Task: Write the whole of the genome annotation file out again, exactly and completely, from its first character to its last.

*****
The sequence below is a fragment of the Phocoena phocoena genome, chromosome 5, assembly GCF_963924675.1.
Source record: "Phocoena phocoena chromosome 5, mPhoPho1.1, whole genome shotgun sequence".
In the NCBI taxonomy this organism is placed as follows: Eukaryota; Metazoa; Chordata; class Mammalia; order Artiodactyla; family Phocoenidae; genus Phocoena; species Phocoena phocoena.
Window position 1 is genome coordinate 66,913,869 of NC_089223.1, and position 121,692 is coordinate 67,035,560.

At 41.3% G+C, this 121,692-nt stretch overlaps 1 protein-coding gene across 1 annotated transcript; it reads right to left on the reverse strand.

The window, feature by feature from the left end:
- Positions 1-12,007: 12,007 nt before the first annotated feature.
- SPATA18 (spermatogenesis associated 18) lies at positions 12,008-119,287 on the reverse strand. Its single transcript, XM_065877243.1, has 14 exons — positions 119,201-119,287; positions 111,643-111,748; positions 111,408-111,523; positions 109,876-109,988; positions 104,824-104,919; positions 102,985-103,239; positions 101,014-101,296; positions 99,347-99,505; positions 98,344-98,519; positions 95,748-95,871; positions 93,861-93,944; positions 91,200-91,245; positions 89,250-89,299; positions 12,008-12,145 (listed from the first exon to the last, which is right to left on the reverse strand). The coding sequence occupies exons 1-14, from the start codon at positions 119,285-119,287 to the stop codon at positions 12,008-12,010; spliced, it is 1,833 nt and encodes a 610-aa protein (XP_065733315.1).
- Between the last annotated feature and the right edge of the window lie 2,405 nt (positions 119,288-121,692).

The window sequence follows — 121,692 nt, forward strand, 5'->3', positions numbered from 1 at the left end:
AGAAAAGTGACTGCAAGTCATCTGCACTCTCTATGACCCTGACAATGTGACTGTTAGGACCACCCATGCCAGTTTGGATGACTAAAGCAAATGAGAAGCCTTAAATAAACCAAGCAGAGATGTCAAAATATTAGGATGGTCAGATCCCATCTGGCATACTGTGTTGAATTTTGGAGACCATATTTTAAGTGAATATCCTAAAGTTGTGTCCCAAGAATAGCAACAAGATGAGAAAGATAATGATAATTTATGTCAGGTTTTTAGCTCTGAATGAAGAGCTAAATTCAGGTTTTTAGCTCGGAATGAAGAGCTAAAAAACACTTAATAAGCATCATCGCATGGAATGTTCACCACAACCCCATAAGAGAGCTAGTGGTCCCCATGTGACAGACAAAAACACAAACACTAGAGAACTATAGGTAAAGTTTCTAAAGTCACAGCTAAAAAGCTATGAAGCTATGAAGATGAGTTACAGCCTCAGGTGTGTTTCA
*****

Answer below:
The sequence below is a fragment of the Phocoena phocoena genome, chromosome 5, assembly GCF_963924675.1.
Source record: "Phocoena phocoena chromosome 5, mPhoPho1.1, whole genome shotgun sequence".
In the NCBI taxonomy this organism is placed as follows: Eukaryota; Metazoa; Chordata; class Mammalia; order Artiodactyla; family Phocoenidae; genus Phocoena; species Phocoena phocoena.
Window position 1 is genome coordinate 66,913,869 of NC_089223.1, and position 121,692 is coordinate 67,035,560.

At 41.3% G+C, this 121,692-nt stretch overlaps 1 protein-coding gene across 1 annotated transcript; it reads right to left on the reverse strand.

The window, feature by feature from the left end:
- Positions 1-12,007: 12,007 nt before the first annotated feature.
- SPATA18 (spermatogenesis associated 18) lies at positions 12,008-119,287 on the reverse strand. Its single transcript, XM_065877243.1, has 14 exons — positions 119,201-119,287; positions 111,643-111,748; positions 111,408-111,523; positions 109,876-109,988; positions 104,824-104,919; positions 102,985-103,239; positions 101,014-101,296; positions 99,347-99,505; positions 98,344-98,519; positions 95,748-95,871; positions 93,861-93,944; positions 91,200-91,245; positions 89,250-89,299; positions 12,008-12,145 (listed from the first exon to the last, which is right to left on the reverse strand). The coding sequence occupies exons 1-14, from the start codon at positions 119,285-119,287 to the stop codon at positions 12,008-12,010; spliced, it is 1,833 nt and encodes a 610-aa protein (XP_065733315.1).
- Between the last annotated feature and the right edge of the window lie 2,405 nt (positions 119,288-121,692).

The window sequence follows — 121,692 nt, forward strand, 5'->3', positions numbered from 1 at the left end:
AGAAAAGTGACTGCAAGTCATCTGCACTCTCTATGACCCTGACAATGTGACTGTTAGGACCACCCATGCCAGTTTGGATGACTAAAGCAAATGAGAAGCCTTAAATAAACCAAGCAGAGATGTCAAAATATTAGGATGGTCAGATCCCATCTGGCATACTGTGTTGAATTTTGGAGACCATATTTTAAGTGAATATCCTAAAGTTGTGTCCCAAGAATAGCAACAAGATGAGAAAGATAATGATAATTTATGTCAGGTTTTTAGCTCTGAATGAAGAGCTAAATTCAGGTTTTTAGCTCGGAATGAAGAGCTAAAAAACACTTAATAAGCATCATCGCATGGAATGTTCACCACAACCCCATAAGAGAGCTAGTGGTCCCCATGTGACAGACAAAAACACAAACACTAGAGAACTATAGGTAAAGTTTCTAAAGTCACAGCTAAAAAGCTATGAAGCTATGAAGATGAGTTACAGCCTCAGGTGTGTTTCA